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What is Digital Divide?
Transcript of What is Digital Divide?
What is Digital Divide?
The term "digital divide" refers to the gap between individuals, households, businesses, and geographic areas at different socio-economic levels with regard to both their opportunities to access info and communication technologies (ICTs) and to their use of the internet for a wide variety of activities.
Prensky (2001) expresses his amazement that the debate on education standards in
the US, and for this we can read many Western education systems, has not taken
into account the fundamental fact that, in a digital world, the students themselves
have changed. He argues that this change is fundamental and not incremental, a
matter of substance and not style, resulting in a discontinuity that could be likened
to a paradigm shift in scientific thought which results in a new direction for any
science. He argues that this immersion in digital worlds means that the current
cohort of students, and those that will follow them, think and process information
in fundamentally different ways from those that have gone before, and this includes
their teachers. For example, teachers are serial thinkers as befits those of the
book-age but students parallel process and multi-task with a digital desk top
allowing both a range of resources and a range of information modes, audio,
textural and graphical, to be accessed at the same time. Such students are more
graphically orientated than those of us brought up under the hegemony of the
word. Given the choice, such students produce multi-modal presentations rather
than an essay to express their thoughts and arguments. These are not the skills
appreciated by teachers and other adults, indeed they are not the skills we test
formally in many education systems where the essay is still the favored mode of
Conclusions to solving the Digital Divide.
Have computer time available before, during, and after school to students.
Let students use the Internet to complete assignments and become more familiar with using technology to research.
Teachers should carefully demonstrate on interactive whiteboards.
Children can learn from watching, how to access and best use of online resources.
Educators and learning institutions can help bridge the divide for these less technologically fortunate students while they are in school by giving access to computers.
Providing many opportunities and available resources to advance learning in students ability to use technology.
Closing the Gap
In 2011, the FCC announced its
“Connect to Compete”
program, which helps families who are eligible for the National School Lunch Program to receive broadband Internet for a much discounted per-month rate. Connect2Compete (C2C) is a national
bringing together leaders from communities, the private sector, and leading foundations. Through its programs and the power of technology, C2C will improve the lives of Americans – regardless of their age, race, or education level. C2C will help Americans access technology through Digital Literacy training, discounted high-speed Internet, and low-cost computers.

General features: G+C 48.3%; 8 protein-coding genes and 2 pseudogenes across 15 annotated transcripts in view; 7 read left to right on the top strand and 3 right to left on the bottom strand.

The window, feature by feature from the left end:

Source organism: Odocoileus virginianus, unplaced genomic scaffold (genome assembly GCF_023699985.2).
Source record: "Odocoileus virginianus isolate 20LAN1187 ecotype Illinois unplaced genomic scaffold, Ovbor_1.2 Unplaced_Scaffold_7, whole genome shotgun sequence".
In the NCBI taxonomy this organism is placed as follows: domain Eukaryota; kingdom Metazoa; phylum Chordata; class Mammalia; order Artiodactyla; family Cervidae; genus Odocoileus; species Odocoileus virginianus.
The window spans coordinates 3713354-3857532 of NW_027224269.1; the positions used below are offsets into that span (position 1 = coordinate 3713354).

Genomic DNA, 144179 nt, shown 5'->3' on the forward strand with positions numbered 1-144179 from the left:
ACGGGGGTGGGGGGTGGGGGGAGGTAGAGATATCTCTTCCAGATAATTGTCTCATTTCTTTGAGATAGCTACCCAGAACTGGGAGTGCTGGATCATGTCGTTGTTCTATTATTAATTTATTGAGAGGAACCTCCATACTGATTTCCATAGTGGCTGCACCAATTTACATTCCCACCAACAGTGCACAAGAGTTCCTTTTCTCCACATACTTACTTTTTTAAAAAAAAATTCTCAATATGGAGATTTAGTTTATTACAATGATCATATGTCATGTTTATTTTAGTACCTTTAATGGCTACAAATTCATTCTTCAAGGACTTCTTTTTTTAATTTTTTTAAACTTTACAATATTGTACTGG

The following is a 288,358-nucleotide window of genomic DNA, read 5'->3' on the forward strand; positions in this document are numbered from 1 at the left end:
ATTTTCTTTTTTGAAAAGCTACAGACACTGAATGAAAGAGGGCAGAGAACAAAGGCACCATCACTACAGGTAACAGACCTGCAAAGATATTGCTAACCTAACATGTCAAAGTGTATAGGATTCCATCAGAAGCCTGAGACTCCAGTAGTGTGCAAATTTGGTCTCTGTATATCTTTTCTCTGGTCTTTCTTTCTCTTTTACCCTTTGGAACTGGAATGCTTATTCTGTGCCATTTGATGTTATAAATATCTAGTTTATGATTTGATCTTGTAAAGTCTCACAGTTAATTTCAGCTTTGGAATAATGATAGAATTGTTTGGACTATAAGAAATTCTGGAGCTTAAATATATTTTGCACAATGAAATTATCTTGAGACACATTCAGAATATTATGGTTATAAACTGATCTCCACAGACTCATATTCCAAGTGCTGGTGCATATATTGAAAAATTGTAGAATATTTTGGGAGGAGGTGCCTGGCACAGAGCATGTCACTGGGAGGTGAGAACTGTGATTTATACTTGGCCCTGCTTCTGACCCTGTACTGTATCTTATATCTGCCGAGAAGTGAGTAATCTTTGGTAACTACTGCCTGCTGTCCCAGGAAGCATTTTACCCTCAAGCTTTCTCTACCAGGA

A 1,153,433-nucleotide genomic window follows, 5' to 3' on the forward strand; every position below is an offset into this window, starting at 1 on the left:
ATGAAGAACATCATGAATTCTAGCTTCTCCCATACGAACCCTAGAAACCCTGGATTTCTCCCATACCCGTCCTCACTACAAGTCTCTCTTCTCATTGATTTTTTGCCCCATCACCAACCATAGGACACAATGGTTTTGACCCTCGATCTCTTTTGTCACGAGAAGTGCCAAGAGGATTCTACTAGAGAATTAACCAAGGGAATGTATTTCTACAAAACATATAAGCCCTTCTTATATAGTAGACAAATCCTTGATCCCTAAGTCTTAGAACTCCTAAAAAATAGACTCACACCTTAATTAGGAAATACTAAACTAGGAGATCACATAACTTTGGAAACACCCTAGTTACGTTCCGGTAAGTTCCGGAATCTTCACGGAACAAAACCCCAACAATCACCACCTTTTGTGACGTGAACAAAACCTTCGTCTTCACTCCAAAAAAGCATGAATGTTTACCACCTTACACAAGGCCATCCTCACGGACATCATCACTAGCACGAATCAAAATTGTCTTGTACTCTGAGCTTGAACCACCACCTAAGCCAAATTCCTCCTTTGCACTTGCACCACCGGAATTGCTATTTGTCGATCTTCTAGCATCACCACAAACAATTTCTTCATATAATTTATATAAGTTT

Connect to Compete
In danger of being left behind technologically.
Less opportunity to take part in our new information-based economy.
Lessens ability to link powerful ideas and models, and new ways of working through technology based programs such as prezi, this is through teaching and assignments for students.
Consequences on Teachers and Students
Did You Know?
100 Million Americans: do not have access to the internet at home.
80% of Fortune 500 companies require online job applications.
85% of teachers seek out their own opportunities to learn new ways to effectively incorporate digital tools into their teaching.
Implications for students and tutors
Digital Divide still Exist
In England, both academics and teachers have expressed doubts about the
quality of English used when sending such messages, as they tend to be in an
abbreviated form.Texting is seen as an impoverishment of the language rather than
an addition to its richness. So, in my own department, students are forbidden to
use text language when contacting staff.The chasm between teacher and taught is
well recognised. In a study by Underwood, Dillon & Okubayashi (2003) of English
and Japanese students’ use of text-messaging language, we found differences in the
nature of the language used between peers compared to that used between students
and adults, whether family of tutors. While students readily used an abbreviated
text language (e.g. Cu l8 m8 — See you later mate) within their peer group,
when communicating with both parents and with their tutors language became
more formal, using standard grammatical structures without commonly used
abbreviations such L8 for late. This move was partly a response to what was
deemed appropriate, particularly for the Japanese students, but there was also astudent perception of tutors and parents being unable to understand or engage
with the ‘new’ language.
Digital Divide Video